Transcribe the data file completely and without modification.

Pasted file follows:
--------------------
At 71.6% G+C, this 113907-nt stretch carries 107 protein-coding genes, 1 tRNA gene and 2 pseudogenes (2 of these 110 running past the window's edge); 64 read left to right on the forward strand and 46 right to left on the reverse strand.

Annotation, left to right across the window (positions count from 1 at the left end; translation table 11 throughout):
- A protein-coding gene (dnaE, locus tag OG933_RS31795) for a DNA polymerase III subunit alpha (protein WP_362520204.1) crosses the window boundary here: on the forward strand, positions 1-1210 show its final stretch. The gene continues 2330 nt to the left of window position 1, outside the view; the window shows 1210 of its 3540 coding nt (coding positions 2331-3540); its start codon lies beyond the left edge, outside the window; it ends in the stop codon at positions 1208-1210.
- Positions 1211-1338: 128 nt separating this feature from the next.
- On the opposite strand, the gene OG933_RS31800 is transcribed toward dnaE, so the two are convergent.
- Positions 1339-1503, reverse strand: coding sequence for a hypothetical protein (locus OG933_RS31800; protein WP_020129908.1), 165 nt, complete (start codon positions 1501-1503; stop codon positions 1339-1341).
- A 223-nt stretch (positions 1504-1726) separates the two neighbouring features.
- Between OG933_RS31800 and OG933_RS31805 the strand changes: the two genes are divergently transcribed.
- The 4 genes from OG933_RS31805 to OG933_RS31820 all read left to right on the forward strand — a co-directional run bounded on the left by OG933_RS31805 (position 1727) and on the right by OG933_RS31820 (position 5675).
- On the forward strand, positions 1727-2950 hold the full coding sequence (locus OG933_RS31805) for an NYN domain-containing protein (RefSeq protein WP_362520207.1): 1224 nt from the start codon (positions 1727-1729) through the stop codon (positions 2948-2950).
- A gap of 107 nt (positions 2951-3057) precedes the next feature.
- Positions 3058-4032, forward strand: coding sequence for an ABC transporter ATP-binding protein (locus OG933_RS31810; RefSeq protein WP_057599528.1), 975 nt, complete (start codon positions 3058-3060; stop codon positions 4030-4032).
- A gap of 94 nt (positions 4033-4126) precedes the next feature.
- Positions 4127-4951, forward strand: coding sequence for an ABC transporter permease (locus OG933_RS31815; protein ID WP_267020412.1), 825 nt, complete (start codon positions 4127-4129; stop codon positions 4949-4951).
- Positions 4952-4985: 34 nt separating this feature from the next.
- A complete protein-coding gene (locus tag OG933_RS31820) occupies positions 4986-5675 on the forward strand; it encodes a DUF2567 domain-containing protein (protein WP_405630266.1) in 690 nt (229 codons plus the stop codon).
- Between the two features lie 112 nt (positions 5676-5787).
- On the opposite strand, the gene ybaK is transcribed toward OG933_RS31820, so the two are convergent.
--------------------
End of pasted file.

At 71.6% G+C, this 113907-nt stretch carries 107 protein-coding genes, 1 tRNA gene and 2 pseudogenes (2 of these 110 running past the window's edge); 64 read left to right on the forward strand and 46 right to left on the reverse strand.

Annotation, left to right across the window (positions count from 1 at the left end; translation table 11 throughout):
- A protein-coding gene (dnaE, locus tag OG933_RS31795) for a DNA polymerase III subunit alpha (protein WP_362520204.1) crosses the window boundary here: on the forward strand, positions 1-1210 show its final stretch. The gene continues 2330 nt to the left of window position 1, outside the view; the window shows 1210 of its 3540 coding nt (coding positions 2331-3540); its start codon lies beyond the left edge, outside the window; it ends in the stop codon at positions 1208-1210.
- Positions 1211-1338: 128 nt separating this feature from the next.
- On the opposite strand, the gene OG933_RS31800 is transcribed toward dnaE, so the two are convergent.
- Positions 1339-1503, reverse strand: coding sequence for a hypothetical protein (locus OG933_RS31800; protein WP_020129908.1), 165 nt, complete (start codon positions 1501-1503; stop codon positions 1339-1341).
- A 223-nt stretch (positions 1504-1726) separates the two neighbouring features.
- Between OG933_RS31800 and OG933_RS31805 the strand changes: the two genes are divergently transcribed.
- The 4 genes from OG933_RS31805 to OG933_RS31820 all read left to right on the forward strand — a co-directional run bounded on the left by OG933_RS31805 (position 1727) and on the right by OG933_RS31820 (position 5675).
- On the forward strand, positions 1727-2950 hold the full coding sequence (locus OG933_RS31805) for an NYN domain-containing protein (RefSeq protein WP_362520207.1): 1224 nt from the start codon (positions 1727-1729) through the stop codon (positions 2948-2950).
- A gap of 107 nt (positions 2951-3057) precedes the next feature.
- Positions 3058-4032, forward strand: coding sequence for an ABC transporter ATP-binding protein (locus OG933_RS31810; RefSeq protein WP_057599528.1), 975 nt, complete (start codon positions 3058-3060; stop codon positions 4030-4032).
- A gap of 94 nt (positions 4033-4126) precedes the next feature.
- Positions 4127-4951, forward strand: coding sequence for an ABC transporter permease (locus OG933_RS31815; protein ID WP_267020412.1), 825 nt, complete (start codon positions 4127-4129; stop codon positions 4949-4951).
- Positions 4952-4985: 34 nt separating this feature from the next.
- A complete protein-coding gene (locus tag OG933_RS31820) occupies positions 4986-5675 on the forward strand; it encodes a DUF2567 domain-containing protein (protein WP_405630266.1) in 690 nt (229 codons plus the stop codon).
- Between the two features lie 112 nt (positions 5676-5787).
- On the opposite strand, the gene ybaK is transcribed toward OG933_RS31820, so the two are convergent.